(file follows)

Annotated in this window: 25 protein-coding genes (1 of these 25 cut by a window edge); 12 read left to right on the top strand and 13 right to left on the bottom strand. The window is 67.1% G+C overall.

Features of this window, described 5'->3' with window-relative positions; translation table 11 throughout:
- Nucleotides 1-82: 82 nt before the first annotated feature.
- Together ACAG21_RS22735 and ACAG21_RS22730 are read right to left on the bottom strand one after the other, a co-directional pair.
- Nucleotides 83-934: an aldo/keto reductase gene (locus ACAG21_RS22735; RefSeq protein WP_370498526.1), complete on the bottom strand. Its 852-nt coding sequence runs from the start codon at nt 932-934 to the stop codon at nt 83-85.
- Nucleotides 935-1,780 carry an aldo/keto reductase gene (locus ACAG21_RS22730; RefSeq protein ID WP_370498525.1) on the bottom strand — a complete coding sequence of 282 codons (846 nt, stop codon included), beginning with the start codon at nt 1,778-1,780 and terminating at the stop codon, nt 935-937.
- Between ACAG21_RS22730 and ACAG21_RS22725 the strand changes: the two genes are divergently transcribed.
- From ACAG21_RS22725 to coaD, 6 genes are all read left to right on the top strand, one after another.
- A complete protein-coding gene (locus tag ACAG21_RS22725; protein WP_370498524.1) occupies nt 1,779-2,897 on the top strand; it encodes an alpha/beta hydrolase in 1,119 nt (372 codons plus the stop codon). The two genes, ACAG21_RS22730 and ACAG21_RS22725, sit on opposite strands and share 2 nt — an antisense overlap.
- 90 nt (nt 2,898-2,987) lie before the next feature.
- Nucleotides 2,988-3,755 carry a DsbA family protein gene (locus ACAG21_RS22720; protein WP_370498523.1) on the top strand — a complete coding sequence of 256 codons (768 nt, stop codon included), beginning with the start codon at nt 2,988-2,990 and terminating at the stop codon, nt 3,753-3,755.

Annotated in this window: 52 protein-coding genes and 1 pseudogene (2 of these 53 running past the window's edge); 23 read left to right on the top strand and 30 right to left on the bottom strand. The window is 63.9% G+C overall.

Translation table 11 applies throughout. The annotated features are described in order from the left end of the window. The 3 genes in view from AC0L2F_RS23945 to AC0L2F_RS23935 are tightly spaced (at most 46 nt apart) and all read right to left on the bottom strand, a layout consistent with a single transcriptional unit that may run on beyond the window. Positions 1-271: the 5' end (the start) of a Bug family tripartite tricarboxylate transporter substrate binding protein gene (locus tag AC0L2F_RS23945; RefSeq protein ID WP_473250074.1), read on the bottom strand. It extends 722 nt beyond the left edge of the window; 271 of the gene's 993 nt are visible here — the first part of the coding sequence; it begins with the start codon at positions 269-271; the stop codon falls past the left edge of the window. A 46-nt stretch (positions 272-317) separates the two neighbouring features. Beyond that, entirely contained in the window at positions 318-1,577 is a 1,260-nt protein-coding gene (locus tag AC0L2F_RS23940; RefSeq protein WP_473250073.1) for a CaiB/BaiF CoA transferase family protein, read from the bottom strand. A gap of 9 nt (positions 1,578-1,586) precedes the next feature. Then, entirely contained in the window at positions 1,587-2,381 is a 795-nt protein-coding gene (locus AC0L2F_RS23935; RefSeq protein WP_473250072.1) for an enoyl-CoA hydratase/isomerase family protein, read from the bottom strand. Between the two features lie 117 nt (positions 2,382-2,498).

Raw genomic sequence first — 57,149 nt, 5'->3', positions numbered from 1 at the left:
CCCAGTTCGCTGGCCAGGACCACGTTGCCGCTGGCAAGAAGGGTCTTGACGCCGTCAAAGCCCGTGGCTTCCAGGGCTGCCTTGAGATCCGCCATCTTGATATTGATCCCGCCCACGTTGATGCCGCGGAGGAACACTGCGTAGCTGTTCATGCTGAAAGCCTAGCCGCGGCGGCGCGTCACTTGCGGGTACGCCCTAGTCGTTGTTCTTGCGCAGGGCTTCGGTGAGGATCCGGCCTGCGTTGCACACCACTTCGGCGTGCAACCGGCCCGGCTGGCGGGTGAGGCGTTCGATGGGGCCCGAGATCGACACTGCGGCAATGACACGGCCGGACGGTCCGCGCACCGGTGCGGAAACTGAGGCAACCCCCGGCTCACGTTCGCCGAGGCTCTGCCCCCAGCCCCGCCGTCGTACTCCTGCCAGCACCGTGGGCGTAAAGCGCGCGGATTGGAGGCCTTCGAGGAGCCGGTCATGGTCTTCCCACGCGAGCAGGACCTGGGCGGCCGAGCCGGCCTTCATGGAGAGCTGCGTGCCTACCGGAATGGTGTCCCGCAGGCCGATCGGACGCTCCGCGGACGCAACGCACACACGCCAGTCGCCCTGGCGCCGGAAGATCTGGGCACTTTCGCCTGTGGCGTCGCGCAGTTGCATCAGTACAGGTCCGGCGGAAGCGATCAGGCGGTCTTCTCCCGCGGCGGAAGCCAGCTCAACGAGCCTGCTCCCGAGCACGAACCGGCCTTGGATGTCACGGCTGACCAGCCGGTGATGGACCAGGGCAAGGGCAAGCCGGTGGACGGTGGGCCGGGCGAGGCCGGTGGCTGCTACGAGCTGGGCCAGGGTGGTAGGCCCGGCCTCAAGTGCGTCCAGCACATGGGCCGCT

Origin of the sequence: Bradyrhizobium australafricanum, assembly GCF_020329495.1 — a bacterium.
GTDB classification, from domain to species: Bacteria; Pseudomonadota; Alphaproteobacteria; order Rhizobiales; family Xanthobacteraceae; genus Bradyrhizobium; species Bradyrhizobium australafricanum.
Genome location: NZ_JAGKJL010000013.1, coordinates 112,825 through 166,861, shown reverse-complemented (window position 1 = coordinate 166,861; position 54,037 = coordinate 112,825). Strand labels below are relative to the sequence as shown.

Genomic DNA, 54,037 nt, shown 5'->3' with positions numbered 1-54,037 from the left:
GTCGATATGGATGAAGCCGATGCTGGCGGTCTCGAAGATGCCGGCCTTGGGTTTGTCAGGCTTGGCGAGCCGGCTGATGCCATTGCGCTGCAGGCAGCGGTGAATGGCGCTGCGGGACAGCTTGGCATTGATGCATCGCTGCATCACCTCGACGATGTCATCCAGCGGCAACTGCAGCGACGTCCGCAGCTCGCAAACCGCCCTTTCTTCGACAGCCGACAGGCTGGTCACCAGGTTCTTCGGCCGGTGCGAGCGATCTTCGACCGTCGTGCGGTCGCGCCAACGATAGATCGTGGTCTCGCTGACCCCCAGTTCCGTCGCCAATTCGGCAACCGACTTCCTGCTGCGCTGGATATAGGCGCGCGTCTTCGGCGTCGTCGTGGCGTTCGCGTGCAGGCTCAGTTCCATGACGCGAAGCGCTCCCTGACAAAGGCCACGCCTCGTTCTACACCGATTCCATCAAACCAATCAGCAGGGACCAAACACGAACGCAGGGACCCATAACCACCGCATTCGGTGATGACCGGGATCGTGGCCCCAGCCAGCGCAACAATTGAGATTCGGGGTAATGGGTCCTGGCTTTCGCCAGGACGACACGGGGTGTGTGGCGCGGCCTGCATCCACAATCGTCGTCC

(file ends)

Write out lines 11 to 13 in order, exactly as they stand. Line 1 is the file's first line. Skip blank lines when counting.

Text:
- Nucleotides 2,988-3,755 carry a DsbA family protein gene (locus ACAG21_RS22720; protein WP_370498523.1) on the top strand — a complete coding sequence of 256 codons (768 nt, stop codon included), beginning with the start codon at nt 2,988-2,990 and terminating at the stop codon, nt 3,753-3,755.

Annotated in this window: 52 protein-coding genes and 1 pseudogene (2 of these 53 running past the window's edge); 23 read left to right on the top strand and 30 right to left on the bottom strand. The window is 63.9% G+C overall.

Translation table 11 applies throughout. The annotated features are described in order from the left end of the window. The 3 genes in view from AC0L2F_RS23945 to AC0L2F_RS23935 are tightly spaced (at most 46 nt apart) and all read right to left on the bottom strand, a layout consistent with a single transcriptional unit that may run on beyond the window. Positions 1-271: the 5' end (the start) of a Bug family tripartite tricarboxylate transporter substrate binding protein gene (locus tag AC0L2F_RS23945; RefSeq protein ID WP_473250074.1), read on the bottom strand. It extends 722 nt beyond the left edge of the window; 271 of the gene's 993 nt are visible here — the first part of the coding sequence; it begins with the start codon at positions 269-271; the stop codon falls past the left edge of the window. A 46-nt stretch (positions 272-317) separates the two neighbouring features. Beyond that, entirely contained in the window at positions 318-1,577 is a 1,260-nt protein-coding gene (locus tag AC0L2F_RS23940; RefSeq protein WP_473250073.1) for a CaiB/BaiF CoA transferase family protein, read from the bottom strand. A gap of 9 nt (positions 1,578-1,586) precedes the next feature. Then, entirely contained in the window at positions 1,587-2,381 is a 795-nt protein-coding gene (locus AC0L2F_RS23935; RefSeq protein WP_473250072.1) for an enoyl-CoA hydratase/isomerase family protein, read from the bottom strand. Between the two features lie 117 nt (positions 2,382-2,498).